It is hard to conceive of a time when copiers were not part of the landscape, but before 1960 that was very much the case. So the fact that the Xerox 914 was unveiled on September 16, 1959 marks a milestone, if a somewhat unheralded one and its driving force, Chester Carlson a somewhat unknown inventor (however he was on a 21¢ stamp as part of the Great Americans series).
Carlson first built and patented “Electrophotography” (US patent 2,297,691 issued October 6, 1942 External) which Battelle and Haloid helped to further develop. Electrophotography being a bit of a mouthful, was changed to xerography(which eventually become the abbreviated Xerox). While earlier versions of what we know as photocopiers were created, the commercial version of the 914 wasn’t sold to the public until 1960. It was an instant success. The machine was so successful, that Haloid changed their name to Xerox in 1961 just 2 years after the introduction of the 914.
Photocopiers have come long way. Most businesses, law firms, and libraries have one or more! There are even stores dedicated to making of copies and copiers in our homes. I wonder what Chester Carlson would think about that?
If you have any further questions, please Ask A Librarian.
The following titles link to fuller bibliographic information in the Library of Congress Online Catalog. Links to digital content are provided when available.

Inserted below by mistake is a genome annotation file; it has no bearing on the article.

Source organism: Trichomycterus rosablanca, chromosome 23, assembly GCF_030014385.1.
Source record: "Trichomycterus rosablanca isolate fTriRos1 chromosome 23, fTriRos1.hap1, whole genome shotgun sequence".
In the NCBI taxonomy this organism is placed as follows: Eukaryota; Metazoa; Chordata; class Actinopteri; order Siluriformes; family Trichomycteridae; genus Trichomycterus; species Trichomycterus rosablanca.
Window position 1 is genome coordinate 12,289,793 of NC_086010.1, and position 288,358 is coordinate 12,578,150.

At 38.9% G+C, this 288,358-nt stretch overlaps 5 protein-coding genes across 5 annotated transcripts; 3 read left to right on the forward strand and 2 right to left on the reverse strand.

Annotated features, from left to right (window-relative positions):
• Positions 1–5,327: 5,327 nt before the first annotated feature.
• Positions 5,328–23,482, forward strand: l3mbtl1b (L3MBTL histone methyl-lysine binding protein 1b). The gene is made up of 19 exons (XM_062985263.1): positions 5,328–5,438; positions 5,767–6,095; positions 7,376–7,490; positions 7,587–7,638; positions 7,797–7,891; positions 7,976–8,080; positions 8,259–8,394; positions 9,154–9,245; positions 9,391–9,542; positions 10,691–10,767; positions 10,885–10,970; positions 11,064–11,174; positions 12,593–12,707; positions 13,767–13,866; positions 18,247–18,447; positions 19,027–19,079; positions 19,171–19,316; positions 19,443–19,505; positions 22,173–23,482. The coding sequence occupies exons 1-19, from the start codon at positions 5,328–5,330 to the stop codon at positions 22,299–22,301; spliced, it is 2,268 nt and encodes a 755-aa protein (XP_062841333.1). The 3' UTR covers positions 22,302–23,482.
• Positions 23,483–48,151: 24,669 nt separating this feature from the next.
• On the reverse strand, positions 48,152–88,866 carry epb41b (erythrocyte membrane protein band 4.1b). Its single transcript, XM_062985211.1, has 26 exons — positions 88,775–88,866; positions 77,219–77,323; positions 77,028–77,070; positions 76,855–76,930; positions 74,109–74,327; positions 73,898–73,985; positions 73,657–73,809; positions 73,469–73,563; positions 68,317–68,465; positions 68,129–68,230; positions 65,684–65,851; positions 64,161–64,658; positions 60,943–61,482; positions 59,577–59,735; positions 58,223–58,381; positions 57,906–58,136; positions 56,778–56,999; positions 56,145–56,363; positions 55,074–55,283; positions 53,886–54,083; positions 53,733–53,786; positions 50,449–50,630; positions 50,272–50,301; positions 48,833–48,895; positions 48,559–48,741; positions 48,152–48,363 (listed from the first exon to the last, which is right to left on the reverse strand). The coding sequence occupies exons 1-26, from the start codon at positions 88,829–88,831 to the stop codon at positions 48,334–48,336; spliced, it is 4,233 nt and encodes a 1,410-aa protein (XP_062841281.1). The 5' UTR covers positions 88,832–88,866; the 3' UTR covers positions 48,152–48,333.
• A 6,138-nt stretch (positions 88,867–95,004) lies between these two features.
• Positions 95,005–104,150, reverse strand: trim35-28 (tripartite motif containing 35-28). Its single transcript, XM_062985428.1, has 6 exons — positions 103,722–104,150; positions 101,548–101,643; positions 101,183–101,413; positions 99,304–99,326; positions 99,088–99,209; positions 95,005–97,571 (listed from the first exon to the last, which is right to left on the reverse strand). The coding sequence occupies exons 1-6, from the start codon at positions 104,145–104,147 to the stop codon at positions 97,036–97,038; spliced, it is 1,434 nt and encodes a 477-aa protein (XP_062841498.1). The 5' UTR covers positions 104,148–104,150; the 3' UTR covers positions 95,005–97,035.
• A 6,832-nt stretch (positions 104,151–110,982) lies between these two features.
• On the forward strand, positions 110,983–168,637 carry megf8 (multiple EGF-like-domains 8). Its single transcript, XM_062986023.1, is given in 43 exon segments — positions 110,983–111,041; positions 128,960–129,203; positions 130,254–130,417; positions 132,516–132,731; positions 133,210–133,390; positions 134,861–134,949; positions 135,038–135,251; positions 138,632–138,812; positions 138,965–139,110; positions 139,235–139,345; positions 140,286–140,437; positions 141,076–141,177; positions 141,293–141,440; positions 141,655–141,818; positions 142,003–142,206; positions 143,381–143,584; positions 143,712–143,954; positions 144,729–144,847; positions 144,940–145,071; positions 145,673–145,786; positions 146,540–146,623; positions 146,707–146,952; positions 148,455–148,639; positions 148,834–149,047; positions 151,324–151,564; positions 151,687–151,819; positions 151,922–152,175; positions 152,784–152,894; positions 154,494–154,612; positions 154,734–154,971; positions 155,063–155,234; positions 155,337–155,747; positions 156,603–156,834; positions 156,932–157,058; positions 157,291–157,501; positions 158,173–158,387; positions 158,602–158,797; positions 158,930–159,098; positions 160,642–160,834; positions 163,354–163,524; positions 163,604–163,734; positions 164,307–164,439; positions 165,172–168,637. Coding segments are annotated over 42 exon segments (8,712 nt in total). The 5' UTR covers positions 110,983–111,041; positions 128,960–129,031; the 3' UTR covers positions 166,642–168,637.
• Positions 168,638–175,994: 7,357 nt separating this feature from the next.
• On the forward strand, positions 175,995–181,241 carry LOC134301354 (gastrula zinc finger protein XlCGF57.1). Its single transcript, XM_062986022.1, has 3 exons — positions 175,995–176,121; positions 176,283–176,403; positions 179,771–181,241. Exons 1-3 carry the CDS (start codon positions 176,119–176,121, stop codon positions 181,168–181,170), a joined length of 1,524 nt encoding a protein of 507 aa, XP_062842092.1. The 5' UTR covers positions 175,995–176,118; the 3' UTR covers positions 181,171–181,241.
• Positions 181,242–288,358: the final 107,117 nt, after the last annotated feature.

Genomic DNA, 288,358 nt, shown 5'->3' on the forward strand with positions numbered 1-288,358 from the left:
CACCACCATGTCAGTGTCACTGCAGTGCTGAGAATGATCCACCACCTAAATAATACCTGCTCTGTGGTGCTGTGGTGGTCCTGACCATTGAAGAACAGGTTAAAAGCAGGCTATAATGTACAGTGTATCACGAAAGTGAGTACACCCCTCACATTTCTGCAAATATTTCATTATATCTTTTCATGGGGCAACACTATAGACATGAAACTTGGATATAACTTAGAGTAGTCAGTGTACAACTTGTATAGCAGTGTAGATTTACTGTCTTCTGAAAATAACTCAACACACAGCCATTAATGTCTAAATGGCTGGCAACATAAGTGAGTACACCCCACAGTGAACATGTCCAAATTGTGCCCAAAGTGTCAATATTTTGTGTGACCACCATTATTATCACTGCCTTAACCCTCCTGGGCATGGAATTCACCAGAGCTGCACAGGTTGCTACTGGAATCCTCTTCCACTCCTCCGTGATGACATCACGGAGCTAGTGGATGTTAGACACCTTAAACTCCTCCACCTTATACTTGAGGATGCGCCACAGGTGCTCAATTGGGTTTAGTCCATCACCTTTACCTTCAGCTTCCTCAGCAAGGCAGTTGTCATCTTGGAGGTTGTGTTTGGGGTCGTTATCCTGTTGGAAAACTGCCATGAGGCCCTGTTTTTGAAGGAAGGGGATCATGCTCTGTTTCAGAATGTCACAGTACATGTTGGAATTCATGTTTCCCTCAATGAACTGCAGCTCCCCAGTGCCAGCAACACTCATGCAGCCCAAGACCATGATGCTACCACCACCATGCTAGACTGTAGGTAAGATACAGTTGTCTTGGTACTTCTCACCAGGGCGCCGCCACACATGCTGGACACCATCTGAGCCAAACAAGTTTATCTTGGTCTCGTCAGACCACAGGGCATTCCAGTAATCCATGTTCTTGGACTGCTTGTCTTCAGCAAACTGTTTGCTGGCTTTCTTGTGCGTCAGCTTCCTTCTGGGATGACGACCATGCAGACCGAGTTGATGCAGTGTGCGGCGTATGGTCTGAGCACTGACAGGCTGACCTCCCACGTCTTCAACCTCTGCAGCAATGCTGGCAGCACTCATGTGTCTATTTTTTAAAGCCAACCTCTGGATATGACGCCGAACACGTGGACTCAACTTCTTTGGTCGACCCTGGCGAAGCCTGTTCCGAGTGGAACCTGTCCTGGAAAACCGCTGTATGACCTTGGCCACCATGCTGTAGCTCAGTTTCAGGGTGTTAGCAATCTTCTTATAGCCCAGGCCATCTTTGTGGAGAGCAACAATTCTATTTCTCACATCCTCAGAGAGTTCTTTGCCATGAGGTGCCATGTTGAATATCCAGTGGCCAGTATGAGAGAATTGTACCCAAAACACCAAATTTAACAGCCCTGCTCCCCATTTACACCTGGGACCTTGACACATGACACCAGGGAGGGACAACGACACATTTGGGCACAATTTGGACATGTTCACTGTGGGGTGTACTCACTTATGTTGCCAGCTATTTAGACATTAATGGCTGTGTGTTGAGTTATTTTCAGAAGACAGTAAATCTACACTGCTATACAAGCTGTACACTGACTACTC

The following resources created and digitized by the Library of Congress can be used to find out more about the machine as well as the events of the day.
These freely available online resources provide additional information on the topic.
Additional works on this topic in the Library of Congress may be identified by searching the Library of Congress Online Catalog under appropriate Library of Congress subject headings. Choose the topics you wish to search from the following list of subject headings to link directly to the Catalog and automatically execute a search for the subject selected. Please be aware that during periods of heavy use you may encounter delays in accessing the catalog. For assistance in locating other subject headings that may relate to this subject, please consult a reference librarian.